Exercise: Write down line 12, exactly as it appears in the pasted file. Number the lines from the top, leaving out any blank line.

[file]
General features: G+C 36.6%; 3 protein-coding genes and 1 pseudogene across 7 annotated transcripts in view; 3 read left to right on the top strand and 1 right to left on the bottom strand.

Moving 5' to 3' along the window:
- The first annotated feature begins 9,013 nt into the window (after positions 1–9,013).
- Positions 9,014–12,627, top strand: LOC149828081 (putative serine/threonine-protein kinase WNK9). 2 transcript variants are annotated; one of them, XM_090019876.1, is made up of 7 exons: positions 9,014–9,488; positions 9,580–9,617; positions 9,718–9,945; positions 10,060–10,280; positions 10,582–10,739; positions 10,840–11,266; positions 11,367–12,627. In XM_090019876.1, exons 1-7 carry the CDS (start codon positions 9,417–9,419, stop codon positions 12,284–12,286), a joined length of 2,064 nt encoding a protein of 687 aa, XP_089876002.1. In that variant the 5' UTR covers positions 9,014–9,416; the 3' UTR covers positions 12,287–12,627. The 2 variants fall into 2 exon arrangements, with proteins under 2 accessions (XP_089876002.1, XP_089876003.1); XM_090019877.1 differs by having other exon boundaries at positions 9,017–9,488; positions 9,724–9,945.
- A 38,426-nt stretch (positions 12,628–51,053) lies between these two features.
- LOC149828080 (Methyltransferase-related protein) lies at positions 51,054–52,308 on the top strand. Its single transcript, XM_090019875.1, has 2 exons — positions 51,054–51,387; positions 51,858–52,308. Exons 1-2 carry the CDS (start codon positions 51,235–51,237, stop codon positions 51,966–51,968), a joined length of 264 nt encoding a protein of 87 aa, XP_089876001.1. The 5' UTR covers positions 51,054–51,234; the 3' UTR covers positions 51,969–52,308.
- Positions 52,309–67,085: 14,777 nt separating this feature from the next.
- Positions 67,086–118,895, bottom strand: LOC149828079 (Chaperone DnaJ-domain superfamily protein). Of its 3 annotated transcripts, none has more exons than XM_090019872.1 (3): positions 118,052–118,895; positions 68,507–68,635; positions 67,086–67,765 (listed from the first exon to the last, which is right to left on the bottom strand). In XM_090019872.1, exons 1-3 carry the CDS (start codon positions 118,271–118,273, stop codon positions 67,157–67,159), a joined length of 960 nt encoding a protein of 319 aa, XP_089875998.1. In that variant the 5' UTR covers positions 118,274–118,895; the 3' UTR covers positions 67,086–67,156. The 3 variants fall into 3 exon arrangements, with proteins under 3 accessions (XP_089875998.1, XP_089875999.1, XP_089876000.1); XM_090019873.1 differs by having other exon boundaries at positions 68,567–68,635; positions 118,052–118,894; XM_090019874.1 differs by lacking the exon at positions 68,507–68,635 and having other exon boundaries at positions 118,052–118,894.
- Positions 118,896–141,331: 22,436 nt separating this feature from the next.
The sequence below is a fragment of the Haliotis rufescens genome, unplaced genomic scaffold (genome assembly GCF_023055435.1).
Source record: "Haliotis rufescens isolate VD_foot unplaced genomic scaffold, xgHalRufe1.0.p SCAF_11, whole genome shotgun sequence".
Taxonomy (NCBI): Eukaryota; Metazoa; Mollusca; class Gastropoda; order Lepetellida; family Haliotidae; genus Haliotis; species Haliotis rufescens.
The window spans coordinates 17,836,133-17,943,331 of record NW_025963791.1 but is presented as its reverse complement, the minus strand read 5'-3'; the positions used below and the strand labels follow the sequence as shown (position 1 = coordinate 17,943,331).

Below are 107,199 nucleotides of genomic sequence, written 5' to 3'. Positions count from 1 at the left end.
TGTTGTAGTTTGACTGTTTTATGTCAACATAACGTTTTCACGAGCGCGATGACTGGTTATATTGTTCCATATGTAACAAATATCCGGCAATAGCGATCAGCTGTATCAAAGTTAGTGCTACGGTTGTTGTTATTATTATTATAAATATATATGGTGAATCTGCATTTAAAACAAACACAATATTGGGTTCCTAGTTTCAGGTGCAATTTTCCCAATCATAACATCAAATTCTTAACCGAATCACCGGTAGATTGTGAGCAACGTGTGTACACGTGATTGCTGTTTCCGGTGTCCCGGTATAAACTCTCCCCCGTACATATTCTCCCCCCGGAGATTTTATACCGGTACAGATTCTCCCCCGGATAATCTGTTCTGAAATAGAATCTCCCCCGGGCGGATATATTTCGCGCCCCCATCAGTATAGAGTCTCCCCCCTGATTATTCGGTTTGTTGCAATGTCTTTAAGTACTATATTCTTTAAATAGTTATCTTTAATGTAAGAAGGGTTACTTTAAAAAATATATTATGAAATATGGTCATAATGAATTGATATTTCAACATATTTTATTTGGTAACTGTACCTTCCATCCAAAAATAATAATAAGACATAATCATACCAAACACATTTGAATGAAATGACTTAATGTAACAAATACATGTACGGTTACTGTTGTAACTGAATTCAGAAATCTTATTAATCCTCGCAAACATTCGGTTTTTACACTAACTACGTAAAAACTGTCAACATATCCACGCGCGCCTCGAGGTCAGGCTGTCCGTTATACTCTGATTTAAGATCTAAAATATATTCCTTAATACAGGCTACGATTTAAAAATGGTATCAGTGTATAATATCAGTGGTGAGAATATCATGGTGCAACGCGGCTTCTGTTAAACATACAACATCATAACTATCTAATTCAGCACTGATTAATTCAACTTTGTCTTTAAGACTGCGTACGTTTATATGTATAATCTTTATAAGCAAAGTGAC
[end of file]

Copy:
Taxonomy (NCBI): Eukaryota; Metazoa; Mollusca; class Gastropoda; order Lepetellida; family Haliotidae; genus Haliotis; species Haliotis rufescens.